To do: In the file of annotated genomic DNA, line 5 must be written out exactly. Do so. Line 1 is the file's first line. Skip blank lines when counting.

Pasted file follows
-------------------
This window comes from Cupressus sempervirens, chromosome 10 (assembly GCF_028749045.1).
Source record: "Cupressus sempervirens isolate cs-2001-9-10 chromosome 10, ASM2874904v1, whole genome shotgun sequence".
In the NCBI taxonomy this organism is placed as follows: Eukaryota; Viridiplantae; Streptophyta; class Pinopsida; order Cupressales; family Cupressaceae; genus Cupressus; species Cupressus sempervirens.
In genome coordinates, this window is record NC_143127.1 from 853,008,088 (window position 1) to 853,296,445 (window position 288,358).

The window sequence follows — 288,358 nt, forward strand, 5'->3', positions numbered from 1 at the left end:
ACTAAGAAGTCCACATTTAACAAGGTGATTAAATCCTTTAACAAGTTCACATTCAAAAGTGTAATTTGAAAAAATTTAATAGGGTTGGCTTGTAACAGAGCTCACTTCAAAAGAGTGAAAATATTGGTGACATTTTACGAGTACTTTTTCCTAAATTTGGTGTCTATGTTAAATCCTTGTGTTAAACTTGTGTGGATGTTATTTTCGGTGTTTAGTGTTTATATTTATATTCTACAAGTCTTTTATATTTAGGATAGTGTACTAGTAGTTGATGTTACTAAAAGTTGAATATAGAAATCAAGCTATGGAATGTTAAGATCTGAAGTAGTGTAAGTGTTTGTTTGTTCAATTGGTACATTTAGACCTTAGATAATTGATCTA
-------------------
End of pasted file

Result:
The window sequence follows — 288,358 nt, forward strand, 5'->3', positions numbered from 1 at the left end: